Feline vertigo or feline vestibular disease refers to a sudden, non-progressive disturbance of balance. Capable of affecting cats of all ages, those afflicted with it will become disoriented and nauseous, develop a head tilt (they often lean or fall in the direction of their head tilt), have irregular, jerking eye movements called nystagmus, and even vomit.

What, then, is the vestibular system? It’s the system responsible for maintaining a cat’s normal balance with central components located in the brain and peripheral components located in the inner and middle ear.

 

The possible causes of feline vertigo include middle or inner ear infections, trauma or injury, drugs toxic to the ear, hypothyroidism and tumors, particularly in older cats. When no specific cause for a cat’s condition can be determined, it’s referred to as feline idiopathic vestibular disease. Why? Because the sudden onset of the above-mentioned signs show a subsequent and rapid improvement with little, if any, medical intervention.

 

There are no specific tests for feline vestibular disease itself. Most cases are diagnosed based on your particular cat’s medical history, clinical signs and a thorough physical examination by your vet as well as on the results of some or all of the following: blood tests, urine tests (these check for urinary tract infections and kidney function), ear cultures and cytology (examination of any discharge or fluids found in the ear canal), spinal fluid analysis, testing for kidney, liver and pancreatic function, thyroid testing to determine hormone production, and electrolyte tests to check for dehydration or an electrolyte imbalance.

 

In some cases, testing may also include blood pressure measurements and head x-rays to assess the appearance of the middle and inner ears while, occasionally, a CT scan or MRI will be performed to look for tumors or other abnormalities.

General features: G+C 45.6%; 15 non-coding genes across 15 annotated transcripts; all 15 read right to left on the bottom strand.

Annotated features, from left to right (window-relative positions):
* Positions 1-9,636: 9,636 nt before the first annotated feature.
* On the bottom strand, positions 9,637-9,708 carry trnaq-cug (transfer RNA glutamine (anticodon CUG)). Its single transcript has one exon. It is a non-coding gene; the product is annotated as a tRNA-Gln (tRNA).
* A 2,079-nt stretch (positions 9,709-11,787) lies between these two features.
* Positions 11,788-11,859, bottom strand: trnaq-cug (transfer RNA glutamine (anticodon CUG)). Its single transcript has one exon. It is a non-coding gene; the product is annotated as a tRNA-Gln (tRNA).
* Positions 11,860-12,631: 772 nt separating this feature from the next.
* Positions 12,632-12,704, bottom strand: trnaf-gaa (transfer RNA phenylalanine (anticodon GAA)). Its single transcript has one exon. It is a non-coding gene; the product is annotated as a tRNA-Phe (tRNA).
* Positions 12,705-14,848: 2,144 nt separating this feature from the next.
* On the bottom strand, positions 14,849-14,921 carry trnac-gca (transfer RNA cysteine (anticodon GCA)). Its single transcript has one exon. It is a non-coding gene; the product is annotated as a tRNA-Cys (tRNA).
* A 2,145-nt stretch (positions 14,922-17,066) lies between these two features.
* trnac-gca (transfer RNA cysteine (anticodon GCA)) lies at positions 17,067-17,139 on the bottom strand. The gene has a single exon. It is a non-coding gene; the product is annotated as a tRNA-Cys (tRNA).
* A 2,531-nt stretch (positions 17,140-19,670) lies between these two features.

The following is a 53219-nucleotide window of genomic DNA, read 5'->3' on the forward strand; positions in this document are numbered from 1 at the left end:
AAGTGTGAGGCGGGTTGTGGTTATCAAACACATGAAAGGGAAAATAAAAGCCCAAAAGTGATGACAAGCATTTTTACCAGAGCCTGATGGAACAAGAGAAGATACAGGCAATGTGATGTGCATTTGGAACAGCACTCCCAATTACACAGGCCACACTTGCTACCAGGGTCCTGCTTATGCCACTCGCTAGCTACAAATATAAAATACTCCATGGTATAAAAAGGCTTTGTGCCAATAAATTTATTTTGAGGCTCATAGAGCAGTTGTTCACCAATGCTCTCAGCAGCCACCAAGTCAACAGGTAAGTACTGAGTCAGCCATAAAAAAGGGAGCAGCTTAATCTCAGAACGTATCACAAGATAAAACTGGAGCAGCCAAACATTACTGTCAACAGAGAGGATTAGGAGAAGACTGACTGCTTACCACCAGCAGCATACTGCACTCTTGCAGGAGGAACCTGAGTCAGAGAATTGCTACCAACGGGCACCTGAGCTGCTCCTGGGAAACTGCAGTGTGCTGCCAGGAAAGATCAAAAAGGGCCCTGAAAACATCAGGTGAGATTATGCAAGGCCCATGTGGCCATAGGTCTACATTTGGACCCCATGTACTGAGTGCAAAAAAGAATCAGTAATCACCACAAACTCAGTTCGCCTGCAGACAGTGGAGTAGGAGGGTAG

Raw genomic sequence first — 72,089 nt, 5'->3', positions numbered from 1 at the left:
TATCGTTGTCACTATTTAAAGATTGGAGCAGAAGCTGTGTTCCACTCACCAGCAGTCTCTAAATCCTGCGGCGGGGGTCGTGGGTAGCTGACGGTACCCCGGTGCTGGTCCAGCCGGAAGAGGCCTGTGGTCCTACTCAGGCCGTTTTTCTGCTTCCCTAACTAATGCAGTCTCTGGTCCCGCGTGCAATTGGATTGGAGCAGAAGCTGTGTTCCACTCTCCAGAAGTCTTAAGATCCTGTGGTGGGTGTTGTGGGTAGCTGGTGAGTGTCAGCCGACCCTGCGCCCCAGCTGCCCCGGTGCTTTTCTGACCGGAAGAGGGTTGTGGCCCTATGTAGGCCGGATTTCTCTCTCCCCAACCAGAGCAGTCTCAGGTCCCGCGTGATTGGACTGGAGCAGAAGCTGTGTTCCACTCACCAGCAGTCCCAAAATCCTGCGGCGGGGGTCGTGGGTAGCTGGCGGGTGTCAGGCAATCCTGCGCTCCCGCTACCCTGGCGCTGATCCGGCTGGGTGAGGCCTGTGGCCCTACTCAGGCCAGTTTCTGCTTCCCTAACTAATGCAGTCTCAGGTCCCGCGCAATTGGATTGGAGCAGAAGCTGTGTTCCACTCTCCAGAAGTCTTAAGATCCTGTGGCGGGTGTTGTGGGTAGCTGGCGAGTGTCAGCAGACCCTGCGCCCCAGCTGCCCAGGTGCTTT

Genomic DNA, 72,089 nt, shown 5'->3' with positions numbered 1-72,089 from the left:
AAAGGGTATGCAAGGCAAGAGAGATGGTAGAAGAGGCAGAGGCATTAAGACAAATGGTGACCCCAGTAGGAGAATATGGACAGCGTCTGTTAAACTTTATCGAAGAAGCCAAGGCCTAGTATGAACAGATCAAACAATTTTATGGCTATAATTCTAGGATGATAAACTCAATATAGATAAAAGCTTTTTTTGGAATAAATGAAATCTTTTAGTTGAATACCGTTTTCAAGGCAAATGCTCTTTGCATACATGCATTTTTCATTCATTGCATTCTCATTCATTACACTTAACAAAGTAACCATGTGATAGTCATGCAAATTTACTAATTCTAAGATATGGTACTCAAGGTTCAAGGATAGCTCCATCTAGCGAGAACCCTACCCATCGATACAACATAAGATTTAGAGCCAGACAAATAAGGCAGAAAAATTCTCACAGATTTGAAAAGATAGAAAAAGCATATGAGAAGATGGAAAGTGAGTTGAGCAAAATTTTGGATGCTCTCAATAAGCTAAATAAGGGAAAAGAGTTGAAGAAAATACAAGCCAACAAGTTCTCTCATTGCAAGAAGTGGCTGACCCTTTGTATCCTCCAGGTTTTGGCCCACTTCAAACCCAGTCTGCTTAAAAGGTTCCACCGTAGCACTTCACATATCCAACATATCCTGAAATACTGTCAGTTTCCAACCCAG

Any subsequent course of action will ultimately depend on your cat’s symptoms and on whether a cause for her condition has been established. If a cause has indeed been determined, then the underlying condition will be treated rather than the vestibular disease itself.

In the case of middle or inner ear infections, however, your vet may prescribe antibiotics or anti-fungal medications as well as a medication to reduce her motion sickness, nausea and vomiting. Since idiopathic vestibular disease is a short-term, self-resolving condition, its symptoms are typically worse in the first 24 to 48 hours and improve steadily over the next two to three weeks

 

But, as a conscientious pet parent, you can help your kitty feel better while her symptoms are at their worst by following these suggestions:

Manage your own stress because cats are extremely sensitive to our emotions.

Keep her confined in a quiet, safe space far from any stairs.

Support her by surrounding her with a thick, rolled up blanket.

Ensure that her food and water bowls and litter box are at ground level and nearby.

Make certain that she remains hydrated and fed if she can’t do so herself.

If she’s unable to stand at all, assist her in changing positions periodically to prevent any sores from developing on her body.

Avoid the temptation to carry her since she has to walk in order to re-train her “navigational” system.

Whereas the majority of cats make a complete recovery, some severely affected ones may be left with a head tilt. The good news is that in most cases of feline idiopathic vestibular disease, the condition will never reappear.

 

 

Nomi Berger

Nomi Berger

Nomi Berger is the bestselling author of seven novels, one work of non-fiction, two volumes of poetry, and hundreds of articles. She is a volunteer writer for Furry Friends in Vancouver, WA and also volunteers her writing skills to animal rescue groups in Canada and the USA. She lives with her adopted Maltese named Mini. For more information about Furry Friends visit www.furryfriendswa.org or contact them at information@furryfriendswa.org or (360) 993-1097

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